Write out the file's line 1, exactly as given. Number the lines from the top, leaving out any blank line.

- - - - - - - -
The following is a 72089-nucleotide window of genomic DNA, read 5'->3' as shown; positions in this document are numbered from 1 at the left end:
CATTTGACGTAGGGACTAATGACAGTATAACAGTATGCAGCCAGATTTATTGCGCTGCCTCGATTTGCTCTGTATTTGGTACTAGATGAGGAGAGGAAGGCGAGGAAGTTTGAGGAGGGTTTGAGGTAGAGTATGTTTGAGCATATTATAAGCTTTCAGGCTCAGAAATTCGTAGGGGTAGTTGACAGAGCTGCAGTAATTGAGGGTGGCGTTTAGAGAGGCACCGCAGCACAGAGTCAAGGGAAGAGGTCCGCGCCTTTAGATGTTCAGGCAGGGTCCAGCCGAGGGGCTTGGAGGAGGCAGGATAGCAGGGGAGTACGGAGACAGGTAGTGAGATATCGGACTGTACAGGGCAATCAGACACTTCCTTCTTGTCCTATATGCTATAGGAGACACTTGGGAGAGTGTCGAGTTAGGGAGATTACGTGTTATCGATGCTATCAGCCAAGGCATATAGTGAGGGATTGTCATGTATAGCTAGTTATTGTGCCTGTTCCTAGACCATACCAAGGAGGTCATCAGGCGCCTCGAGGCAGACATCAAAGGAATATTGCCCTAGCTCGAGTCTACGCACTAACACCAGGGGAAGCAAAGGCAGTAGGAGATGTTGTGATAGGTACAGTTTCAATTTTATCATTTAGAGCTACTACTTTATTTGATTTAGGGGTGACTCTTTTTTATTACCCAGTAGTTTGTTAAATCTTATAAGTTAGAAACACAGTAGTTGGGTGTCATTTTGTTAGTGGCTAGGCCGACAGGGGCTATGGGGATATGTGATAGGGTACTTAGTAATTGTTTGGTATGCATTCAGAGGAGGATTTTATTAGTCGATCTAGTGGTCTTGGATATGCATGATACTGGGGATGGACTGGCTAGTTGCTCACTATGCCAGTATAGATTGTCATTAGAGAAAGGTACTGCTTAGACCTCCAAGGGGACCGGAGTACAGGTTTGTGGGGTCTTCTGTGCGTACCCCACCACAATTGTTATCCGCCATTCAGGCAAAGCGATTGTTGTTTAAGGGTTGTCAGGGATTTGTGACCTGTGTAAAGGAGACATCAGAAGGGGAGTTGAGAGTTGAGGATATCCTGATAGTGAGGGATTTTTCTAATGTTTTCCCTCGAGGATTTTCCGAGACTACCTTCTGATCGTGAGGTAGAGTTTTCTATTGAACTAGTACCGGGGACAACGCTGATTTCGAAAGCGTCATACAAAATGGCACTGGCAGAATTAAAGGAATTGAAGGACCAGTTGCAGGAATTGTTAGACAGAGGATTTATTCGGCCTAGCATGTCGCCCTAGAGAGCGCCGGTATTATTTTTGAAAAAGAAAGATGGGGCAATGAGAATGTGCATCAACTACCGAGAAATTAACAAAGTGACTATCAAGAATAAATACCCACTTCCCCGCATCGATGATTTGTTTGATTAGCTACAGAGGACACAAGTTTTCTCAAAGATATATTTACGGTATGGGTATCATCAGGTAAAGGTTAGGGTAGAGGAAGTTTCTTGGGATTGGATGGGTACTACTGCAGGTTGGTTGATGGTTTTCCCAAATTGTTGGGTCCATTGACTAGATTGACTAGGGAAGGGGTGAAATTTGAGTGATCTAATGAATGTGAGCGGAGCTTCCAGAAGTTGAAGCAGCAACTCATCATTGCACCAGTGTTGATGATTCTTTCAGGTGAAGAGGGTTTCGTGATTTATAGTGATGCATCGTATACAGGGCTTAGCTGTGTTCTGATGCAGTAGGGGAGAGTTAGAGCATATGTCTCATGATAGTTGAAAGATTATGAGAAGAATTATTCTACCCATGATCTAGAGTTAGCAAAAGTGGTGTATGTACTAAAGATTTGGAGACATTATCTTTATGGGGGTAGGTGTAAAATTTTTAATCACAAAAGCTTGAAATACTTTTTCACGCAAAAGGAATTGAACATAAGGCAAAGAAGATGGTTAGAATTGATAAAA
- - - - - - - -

The following is a 72089-nucleotide window of genomic DNA, read 5'->3' as shown; positions in this document are numbered from 1 at the left end: